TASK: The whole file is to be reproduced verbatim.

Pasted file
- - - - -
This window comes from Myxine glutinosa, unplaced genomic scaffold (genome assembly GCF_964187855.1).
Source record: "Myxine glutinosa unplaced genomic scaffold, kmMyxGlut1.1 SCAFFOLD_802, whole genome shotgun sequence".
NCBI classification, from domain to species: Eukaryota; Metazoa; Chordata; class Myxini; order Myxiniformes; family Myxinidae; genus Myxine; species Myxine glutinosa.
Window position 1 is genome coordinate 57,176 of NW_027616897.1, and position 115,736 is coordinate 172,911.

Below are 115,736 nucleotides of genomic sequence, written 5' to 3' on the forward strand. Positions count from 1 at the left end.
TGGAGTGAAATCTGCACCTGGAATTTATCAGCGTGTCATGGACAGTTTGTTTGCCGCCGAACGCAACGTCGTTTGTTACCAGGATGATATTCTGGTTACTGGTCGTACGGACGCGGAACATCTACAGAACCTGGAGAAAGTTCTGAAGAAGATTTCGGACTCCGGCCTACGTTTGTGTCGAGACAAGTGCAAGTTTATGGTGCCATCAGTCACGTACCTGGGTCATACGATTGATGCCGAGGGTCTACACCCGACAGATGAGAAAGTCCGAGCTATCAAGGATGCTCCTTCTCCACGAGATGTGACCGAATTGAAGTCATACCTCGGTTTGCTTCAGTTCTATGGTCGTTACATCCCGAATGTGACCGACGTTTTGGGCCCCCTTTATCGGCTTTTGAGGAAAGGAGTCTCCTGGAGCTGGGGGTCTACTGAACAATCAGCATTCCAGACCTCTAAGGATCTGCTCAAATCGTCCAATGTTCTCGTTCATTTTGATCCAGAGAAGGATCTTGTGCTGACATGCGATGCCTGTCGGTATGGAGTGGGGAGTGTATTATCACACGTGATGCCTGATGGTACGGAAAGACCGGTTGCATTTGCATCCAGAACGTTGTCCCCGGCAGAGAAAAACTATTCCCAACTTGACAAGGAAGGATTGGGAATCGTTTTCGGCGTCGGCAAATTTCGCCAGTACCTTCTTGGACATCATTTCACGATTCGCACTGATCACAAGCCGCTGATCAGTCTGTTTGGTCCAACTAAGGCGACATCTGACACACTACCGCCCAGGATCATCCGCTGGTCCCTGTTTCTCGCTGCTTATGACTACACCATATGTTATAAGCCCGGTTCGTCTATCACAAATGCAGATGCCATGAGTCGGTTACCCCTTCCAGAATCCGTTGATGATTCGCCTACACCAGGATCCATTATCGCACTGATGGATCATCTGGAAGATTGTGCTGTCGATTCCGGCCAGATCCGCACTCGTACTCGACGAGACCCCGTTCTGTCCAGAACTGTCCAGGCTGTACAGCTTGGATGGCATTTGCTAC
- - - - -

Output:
This window comes from Myxine glutinosa, unplaced genomic scaffold (genome assembly GCF_964187855.1).
Source record: "Myxine glutinosa unplaced genomic scaffold, kmMyxGlut1.1 SCAFFOLD_802, whole genome shotgun sequence".
NCBI classification, from domain to species: Eukaryota; Metazoa; Chordata; class Myxini; order Myxiniformes; family Myxinidae; genus Myxine; species Myxine glutinosa.
Window position 1 is genome coordinate 57,176 of NW_027616897.1, and position 115,736 is coordinate 172,911.

Below are 115,736 nucleotides of genomic sequence, written 5' to 3' on the forward strand. Positions count from 1 at the left end.
TGGAGTGAAATCTGCACCTGGAATTTATCAGCGTGTCATGGACAGTTTGTTTGCCGCCGAACGCAACGTCGTTTGTTACCAGGATGATATTCTGGTTACTGGTCGTACGGACGCGGAACATCTACAGAACCTGGAGAAAGTTCTGAAGAAGATTTCGGACTCCGGCCTACGTTTGTGTCGAGACAAGTGCAAGTTTATGGTGCCATCAGTCACGTACCTGGGTCATACGATTGATGCCGAGGGTCTACACCCGACAGATGAGAAAGTCCGAGCTATCAAGGATGCTCCTTCTCCACGAGATGTGACCGAATTGAAGTCATACCTCGGTTTGCTTCAGTTCTATGGTCGTTACATCCCGAATGTGACCGACGTTTTGGGCCCCCTTTATCGGCTTTTGAGGAAAGGAGTCTCCTGGAGCTGGGGGTCTACTGAACAATCAGCATTCCAGACCTCTAAGGATCTGCTCAAATCGTCCAATGTTCTCGTTCATTTTGATCCAGAGAAGGATCTTGTGCTGACATGCGATGCCTGTCGGTATGGAGTGGGGAGTGTATTATCACACGTGATGCCTGATGGTACGGAAAGACCGGTTGCATTTGCATCCAGAACGTTGTCCCCGGCAGAGAAAAACTATTCCCAACTTGACAAGGAAGGATTGGGAATCGTTTTCGGCGTCGGCAAATTTCGCCAGTACCTTCTTGGACATCATTTCACGATTCGCACTGATCACAAGCCGCTGATCAGTCTGTTTGGTCCAACTAAGGCGACATCTGACACACTACCGCCCAGGATCATCCGCTGGTCCCTGTTTCTCGCTGCTTATGACTACACCATATGTTATAAGCCCGGTTCGTCTATCACAAATGCAGATGCCATGAGTCGGTTACCCCTTCCAGAATCCGTTGATGATTCGCCTACACCAGGATCCATTATCGCACTGATGGATCATCTGGAAGATTGTGCTGTCGATTCCGGCCAGATCCGCACTCGTACTCGACGAGACCCCGTTCTGTCCAGAACTGTCCAGGCTGTACAGCTTGGATGGCATTTGCTAC